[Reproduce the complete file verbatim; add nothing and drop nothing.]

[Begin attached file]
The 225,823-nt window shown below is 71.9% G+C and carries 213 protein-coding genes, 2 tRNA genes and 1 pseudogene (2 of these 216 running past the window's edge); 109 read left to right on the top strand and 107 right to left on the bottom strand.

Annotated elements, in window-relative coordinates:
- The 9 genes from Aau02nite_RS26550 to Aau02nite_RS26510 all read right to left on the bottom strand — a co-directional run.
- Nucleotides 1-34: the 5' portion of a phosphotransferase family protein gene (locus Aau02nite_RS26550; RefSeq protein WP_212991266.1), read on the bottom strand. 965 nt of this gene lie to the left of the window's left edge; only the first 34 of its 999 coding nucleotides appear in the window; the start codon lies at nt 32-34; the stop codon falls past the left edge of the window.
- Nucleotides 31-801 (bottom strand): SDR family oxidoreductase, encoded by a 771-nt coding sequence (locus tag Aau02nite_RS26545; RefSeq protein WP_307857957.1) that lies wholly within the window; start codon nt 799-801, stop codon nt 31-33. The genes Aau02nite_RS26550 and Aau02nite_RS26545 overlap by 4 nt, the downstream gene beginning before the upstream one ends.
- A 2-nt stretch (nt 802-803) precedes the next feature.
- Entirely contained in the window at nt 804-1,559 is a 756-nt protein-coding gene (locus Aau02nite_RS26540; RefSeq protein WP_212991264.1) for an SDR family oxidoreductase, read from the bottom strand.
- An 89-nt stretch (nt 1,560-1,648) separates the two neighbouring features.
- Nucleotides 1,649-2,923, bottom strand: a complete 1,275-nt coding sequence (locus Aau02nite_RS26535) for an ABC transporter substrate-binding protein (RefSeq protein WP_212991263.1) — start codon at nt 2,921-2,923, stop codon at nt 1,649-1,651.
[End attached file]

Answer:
The 225,823-nt window shown below is 71.9% G+C and carries 213 protein-coding genes, 2 tRNA genes and 1 pseudogene (2 of these 216 running past the window's edge); 109 read left to right on the top strand and 107 right to left on the bottom strand.

Annotated elements, in window-relative coordinates:
- The 9 genes from Aau02nite_RS26550 to Aau02nite_RS26510 all read right to left on the bottom strand — a co-directional run.
- Nucleotides 1-34: the 5' portion of a phosphotransferase family protein gene (locus Aau02nite_RS26550; RefSeq protein WP_212991266.1), read on the bottom strand. 965 nt of this gene lie to the left of the window's left edge; only the first 34 of its 999 coding nucleotides appear in the window; the start codon lies at nt 32-34; the stop codon falls past the left edge of the window.
- Nucleotides 31-801 (bottom strand): SDR family oxidoreductase, encoded by a 771-nt coding sequence (locus tag Aau02nite_RS26545; RefSeq protein WP_307857957.1) that lies wholly within the window; start codon nt 799-801, stop codon nt 31-33. The genes Aau02nite_RS26550 and Aau02nite_RS26545 overlap by 4 nt, the downstream gene beginning before the upstream one ends.
- A 2-nt stretch (nt 802-803) precedes the next feature.
- Entirely contained in the window at nt 804-1,559 is a 756-nt protein-coding gene (locus Aau02nite_RS26540; RefSeq protein WP_212991264.1) for an SDR family oxidoreductase, read from the bottom strand.
- An 89-nt stretch (nt 1,560-1,648) separates the two neighbouring features.
- Nucleotides 1,649-2,923, bottom strand: a complete 1,275-nt coding sequence (locus Aau02nite_RS26535) for an ABC transporter substrate-binding protein (RefSeq protein WP_212991263.1) — start codon at nt 2,921-2,923, stop codon at nt 1,649-1,651.